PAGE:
Wilbur Young, the Redskins' hulking new defensive lineman, arrived at Redskin Park yesterday and said he hopes the trade that brought him east will revive his career and just maybe help remedy the Redskins' defensive problems.
"I'm really psyched up about it," said Young, who is 6 feet and 290 pounds. "It's been a while since I've been with an organization that really wants me. That's good for two or three extra sacks right there."
Young, 32, was obtained last week in a trade that sent Jeff Williams, 26, the Redskins' outstanding fourth-year offensive lineman, to San Diego. The Redskins had soured somewhat on Williams after he missed a voluntary minicamp in April and showed up at mandatory camp May 7-9 in poor condition, only to sprain his ankle the first day.
Defensive Line Coach Torgy Torgeson said Young will play right tackle to lend "a little more versatility," to the position. "I think he's more of a penetrating pass rusher than the others," Torgeson said of Young. "he has good speed for a big person and gets off the ball real well. He's going to give us great strength on the inside."
Torgeson said the trade stemmed from the team's critical need to buttress its defensive line. Whatever the reason, Young said, the move earns him a new chance at what has been an emotionally rocky career.
A native New Yorker who obtained a bachelor's degree in physical education at William Penn College, Young was drafted in the second round in 1971 by Hank Stram, then coach of the Kansas City Chiefs. His career began in Kansas City, he said, and ended there when Stram was fired.
He says now that he has always been a man who speaks his mind, and that has caused him problems with management. He says he was branded as a troublemaker in Kansas City and the reputation stuck in San Diego, where the Chiefs traded him in 1978.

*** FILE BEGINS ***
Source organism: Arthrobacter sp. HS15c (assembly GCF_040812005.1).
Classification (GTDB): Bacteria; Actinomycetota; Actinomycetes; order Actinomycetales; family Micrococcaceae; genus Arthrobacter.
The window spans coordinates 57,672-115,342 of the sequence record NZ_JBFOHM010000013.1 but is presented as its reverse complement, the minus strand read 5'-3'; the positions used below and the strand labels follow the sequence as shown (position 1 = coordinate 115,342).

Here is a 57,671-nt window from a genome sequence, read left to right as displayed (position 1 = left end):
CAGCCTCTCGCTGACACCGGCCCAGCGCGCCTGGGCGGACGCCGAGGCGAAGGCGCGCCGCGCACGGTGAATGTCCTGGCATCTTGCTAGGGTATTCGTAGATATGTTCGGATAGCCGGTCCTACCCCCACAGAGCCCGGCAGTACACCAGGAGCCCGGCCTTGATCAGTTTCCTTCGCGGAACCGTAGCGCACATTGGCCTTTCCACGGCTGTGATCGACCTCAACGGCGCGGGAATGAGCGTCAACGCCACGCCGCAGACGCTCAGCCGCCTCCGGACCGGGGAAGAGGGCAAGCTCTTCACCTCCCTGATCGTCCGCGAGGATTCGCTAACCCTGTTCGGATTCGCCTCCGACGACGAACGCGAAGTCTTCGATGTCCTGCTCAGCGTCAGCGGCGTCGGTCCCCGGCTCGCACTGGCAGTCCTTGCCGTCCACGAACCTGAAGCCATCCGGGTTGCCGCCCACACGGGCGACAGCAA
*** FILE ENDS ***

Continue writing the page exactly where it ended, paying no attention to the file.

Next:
He spoke bitterly yesterday of his three seasons with the Chargers.
"It was basically a degrading thing out there in San Diego," he said. "I could have helped them but they didn't want me to. They were saying they would rather lose without you than to win with you."
Young was cut by the Chargers in August 1978, only to be re-signed in September when all-pro tackle Louie Kelcher was sidelined by a preseason injury. In 1979, his teammates voted him the team's most valuable lineman. But last year, he played in only 12 games for the Chargers, registering two sacks, in a backup role to Gary (Big Hands) Johnson and Kelcher.
He also had some personal problems. After a 10-year bout with cancer, his mother died last year. His father and two older sisters remain in New York.
Young hopes all his problems are behind him; that he is ready for a renewal of his football career.He says he can play at least another five years and that he is happy to be reunited with new Redskin Coach Joe Gibbs, an assistant at San Diego last year. Gibbs, he said, believed in him as a player, one of the reasons the Redskins made the trade.
"Joe Gibbs was one of the nicer coaches out there," he said. "He came by and talked to me a lot. If I had played in crucial situations, I would have been happy for that. Joe knew that. He called me up Friday and told me he had traded for me.
"They said they want me to get some sacks. I love that. If I mess up, they'll yank me like everyone else. If I do well, they'll play me until I fall apart."